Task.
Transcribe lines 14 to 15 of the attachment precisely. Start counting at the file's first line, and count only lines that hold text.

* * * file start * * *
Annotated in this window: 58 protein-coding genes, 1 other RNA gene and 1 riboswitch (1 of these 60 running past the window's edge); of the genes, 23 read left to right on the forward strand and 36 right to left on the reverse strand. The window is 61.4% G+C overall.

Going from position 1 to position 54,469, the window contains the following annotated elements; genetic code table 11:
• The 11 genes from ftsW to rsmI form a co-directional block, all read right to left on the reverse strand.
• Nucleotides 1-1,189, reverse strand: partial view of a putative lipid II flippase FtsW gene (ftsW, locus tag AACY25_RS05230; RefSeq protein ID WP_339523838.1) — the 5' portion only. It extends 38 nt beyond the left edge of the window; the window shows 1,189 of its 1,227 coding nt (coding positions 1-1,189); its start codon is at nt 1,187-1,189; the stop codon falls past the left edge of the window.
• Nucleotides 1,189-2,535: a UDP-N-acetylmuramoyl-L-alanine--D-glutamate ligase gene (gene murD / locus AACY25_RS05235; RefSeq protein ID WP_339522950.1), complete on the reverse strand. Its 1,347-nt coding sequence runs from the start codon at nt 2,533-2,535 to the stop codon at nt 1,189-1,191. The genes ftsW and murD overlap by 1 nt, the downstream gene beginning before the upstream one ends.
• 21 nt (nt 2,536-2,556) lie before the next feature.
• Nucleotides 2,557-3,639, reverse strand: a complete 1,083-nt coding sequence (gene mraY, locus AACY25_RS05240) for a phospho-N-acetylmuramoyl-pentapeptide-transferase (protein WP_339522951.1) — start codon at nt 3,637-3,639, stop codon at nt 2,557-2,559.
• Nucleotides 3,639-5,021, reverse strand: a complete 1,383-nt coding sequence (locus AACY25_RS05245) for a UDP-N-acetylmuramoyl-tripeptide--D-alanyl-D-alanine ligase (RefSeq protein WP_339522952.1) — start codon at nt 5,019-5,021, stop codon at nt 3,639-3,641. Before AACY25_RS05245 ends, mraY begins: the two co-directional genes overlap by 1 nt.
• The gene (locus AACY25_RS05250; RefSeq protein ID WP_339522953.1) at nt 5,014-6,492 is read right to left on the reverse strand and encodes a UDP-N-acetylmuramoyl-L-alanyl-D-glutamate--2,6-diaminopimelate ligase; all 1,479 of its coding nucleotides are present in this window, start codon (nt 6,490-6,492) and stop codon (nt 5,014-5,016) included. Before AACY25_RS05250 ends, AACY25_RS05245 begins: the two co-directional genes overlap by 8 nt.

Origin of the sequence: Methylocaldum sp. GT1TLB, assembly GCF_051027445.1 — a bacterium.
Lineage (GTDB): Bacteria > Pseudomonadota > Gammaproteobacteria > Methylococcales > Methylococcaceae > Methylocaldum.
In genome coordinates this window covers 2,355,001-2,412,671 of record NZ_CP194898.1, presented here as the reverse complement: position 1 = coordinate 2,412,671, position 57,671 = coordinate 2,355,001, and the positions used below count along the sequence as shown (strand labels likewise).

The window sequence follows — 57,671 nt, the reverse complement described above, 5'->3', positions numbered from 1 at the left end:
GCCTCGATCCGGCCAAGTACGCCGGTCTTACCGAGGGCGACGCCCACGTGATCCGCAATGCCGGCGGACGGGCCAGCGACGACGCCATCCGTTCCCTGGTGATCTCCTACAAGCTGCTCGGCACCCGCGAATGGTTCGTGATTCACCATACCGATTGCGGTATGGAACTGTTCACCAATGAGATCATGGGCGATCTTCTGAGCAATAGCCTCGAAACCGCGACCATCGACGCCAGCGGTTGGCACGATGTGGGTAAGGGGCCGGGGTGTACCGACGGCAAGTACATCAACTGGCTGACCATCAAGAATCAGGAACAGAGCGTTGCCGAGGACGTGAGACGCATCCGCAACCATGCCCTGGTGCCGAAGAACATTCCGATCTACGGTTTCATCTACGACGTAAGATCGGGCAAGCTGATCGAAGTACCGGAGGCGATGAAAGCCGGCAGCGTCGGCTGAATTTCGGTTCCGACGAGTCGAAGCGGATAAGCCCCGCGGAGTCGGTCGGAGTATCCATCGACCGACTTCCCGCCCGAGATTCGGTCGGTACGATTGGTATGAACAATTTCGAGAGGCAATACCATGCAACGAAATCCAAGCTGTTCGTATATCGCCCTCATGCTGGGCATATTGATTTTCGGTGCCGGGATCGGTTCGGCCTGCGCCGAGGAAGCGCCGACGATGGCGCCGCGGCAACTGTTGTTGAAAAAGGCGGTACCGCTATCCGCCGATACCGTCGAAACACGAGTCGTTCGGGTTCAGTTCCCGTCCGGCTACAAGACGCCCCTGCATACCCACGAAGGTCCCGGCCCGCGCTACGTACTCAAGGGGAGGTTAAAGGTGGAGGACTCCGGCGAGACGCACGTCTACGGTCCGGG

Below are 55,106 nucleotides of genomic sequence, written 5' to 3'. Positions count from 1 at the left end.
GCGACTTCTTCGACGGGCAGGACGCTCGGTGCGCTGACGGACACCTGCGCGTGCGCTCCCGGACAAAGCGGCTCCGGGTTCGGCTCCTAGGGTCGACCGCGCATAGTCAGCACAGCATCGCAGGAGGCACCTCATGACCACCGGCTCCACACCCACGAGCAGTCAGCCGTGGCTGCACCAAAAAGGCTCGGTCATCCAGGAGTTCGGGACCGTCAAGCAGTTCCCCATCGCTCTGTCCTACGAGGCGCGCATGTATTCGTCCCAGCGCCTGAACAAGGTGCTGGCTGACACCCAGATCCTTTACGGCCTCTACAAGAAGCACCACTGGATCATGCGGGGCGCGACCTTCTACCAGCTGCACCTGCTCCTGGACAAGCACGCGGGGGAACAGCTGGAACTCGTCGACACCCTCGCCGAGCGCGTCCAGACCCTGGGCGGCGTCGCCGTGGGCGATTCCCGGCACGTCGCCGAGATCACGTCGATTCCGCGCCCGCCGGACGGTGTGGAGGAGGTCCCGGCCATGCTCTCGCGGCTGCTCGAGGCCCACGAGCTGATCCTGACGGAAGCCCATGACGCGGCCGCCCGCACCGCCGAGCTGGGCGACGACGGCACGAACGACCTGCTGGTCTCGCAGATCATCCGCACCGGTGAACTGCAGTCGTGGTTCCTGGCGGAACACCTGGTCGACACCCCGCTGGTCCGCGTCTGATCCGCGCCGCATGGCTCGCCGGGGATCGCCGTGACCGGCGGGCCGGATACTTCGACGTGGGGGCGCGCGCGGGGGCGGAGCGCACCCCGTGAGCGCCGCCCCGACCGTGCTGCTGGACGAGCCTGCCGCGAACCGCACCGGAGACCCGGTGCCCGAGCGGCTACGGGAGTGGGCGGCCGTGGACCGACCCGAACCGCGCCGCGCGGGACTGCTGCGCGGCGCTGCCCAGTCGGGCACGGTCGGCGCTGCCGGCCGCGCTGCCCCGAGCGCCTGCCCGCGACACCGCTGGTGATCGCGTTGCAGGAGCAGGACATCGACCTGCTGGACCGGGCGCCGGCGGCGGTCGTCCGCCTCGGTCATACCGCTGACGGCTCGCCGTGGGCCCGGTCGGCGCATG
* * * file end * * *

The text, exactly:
GCCTCGATCCGGCCAAGTACGCCGGTCTTACCGAGGGCGACGCCCACGTGATCCGCAATGCCGGCGGACGGGCCAGCGACGACGCCATCCGTTCCCTGGTGATCTCCTACAAGCTGCTCGGCACCCGCGAATGGTTCGTGATTCACCATACCGATTGCGGTATGGAACTGTTCACCAATGAGATCATGGGCGATCTTCTGAGCAATAGCCTCGAAACCGCGACCATCGACGCCAGCGGTTGGCACGATGTGGGTAAGGGGCCGGGGTGTACCGACGGCAAGTACATCAACTGGCTGACCATCAAGAATCAGGAACAGAGCGTTGCCGAGGACGTGAGACGCATCCGCAACCATGCCCTGGTGCCGAAGAACATTCCGATCTACGGTTTCATCTACGACGTAAGATCGGGCAAGCTGATCGAAGTACCGGAGGCGATGAAAGCCGGCAGCGTCGGCTGAATTTCGGTTCCGACGAGTCGAAGCGGATAAGCCCCGCGGAGTCGGTCGGAGTATCCATCGACCGACTTCCCGCCCGAGATTCGGTCGGTACGATTGGTATGAACAATTTCGAGAGGCAATACCATGCAACGAAATCCAAGCTGTTCGTATATCGCCCTCATGCTGGGCATATTGATTTTCGGTGCCGGGATCGGTTCGGCCTGCGCCGAGGAAGCGCCGACGATGGCGCCGCGGCAACTGTTGTTGAAAAAGGCGGTACCGCTATCCGCCGATACCGTCGAAACACGAGTCGTTCGGGTTCAGTTCCCGTCCGGCTACAAGACGCCCCTGCATACCCACGAAGGTCCCGGCCCGCGCTACGTACTCAAGGGGAGGTTAAAGGTGGAGGACTCCGGCGAGACGCACGTCTACGGTCCGGG

Below are 55,106 nucleotides of genomic sequence, written 5' to 3'. Positions count from 1 at the left end.